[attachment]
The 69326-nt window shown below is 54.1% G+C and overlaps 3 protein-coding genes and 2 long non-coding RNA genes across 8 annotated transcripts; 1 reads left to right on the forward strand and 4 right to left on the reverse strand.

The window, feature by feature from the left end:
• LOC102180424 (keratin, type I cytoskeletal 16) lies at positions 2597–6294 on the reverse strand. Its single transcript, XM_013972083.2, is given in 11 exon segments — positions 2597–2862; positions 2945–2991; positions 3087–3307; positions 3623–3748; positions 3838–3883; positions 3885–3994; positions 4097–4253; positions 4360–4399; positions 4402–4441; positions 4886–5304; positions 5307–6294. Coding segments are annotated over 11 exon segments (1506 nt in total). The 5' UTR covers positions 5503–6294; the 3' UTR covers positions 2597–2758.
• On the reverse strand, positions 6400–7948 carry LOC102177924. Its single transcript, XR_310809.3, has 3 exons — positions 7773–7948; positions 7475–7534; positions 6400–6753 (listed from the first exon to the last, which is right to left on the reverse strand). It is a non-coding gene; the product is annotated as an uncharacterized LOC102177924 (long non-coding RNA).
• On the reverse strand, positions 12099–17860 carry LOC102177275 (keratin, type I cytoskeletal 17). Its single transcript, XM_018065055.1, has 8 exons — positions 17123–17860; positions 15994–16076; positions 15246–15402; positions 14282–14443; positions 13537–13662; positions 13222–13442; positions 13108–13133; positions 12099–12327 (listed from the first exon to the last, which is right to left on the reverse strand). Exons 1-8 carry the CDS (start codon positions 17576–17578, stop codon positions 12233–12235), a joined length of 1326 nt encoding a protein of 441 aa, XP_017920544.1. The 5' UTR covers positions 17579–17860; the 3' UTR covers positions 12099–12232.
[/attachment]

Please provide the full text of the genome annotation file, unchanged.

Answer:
The 69326-nt window shown below is 54.1% G+C and overlaps 3 protein-coding genes and 2 long non-coding RNA genes across 8 annotated transcripts; 1 reads left to right on the forward strand and 4 right to left on the reverse strand.

The window, feature by feature from the left end:
• LOC102180424 (keratin, type I cytoskeletal 16) lies at positions 2597–6294 on the reverse strand. Its single transcript, XM_013972083.2, is given in 11 exon segments — positions 2597–2862; positions 2945–2991; positions 3087–3307; positions 3623–3748; positions 3838–3883; positions 3885–3994; positions 4097–4253; positions 4360–4399; positions 4402–4441; positions 4886–5304; positions 5307–6294. Coding segments are annotated over 11 exon segments (1506 nt in total). The 5' UTR covers positions 5503–6294; the 3' UTR covers positions 2597–2758.
• On the reverse strand, positions 6400–7948 carry LOC102177924. Its single transcript, XR_310809.3, has 3 exons — positions 7773–7948; positions 7475–7534; positions 6400–6753 (listed from the first exon to the last, which is right to left on the reverse strand). It is a non-coding gene; the product is annotated as an uncharacterized LOC102177924 (long non-coding RNA).
• On the reverse strand, positions 12099–17860 carry LOC102177275 (keratin, type I cytoskeletal 17). Its single transcript, XM_018065055.1, has 8 exons — positions 17123–17860; positions 15994–16076; positions 15246–15402; positions 14282–14443; positions 13537–13662; positions 13222–13442; positions 13108–13133; positions 12099–12327 (listed from the first exon to the last, which is right to left on the reverse strand). Exons 1-8 carry the CDS (start codon positions 17576–17578, stop codon positions 12233–12235), a joined length of 1326 nt encoding a protein of 441 aa, XP_017920544.1. The 5' UTR covers positions 17579–17860; the 3' UTR covers positions 12099–12232.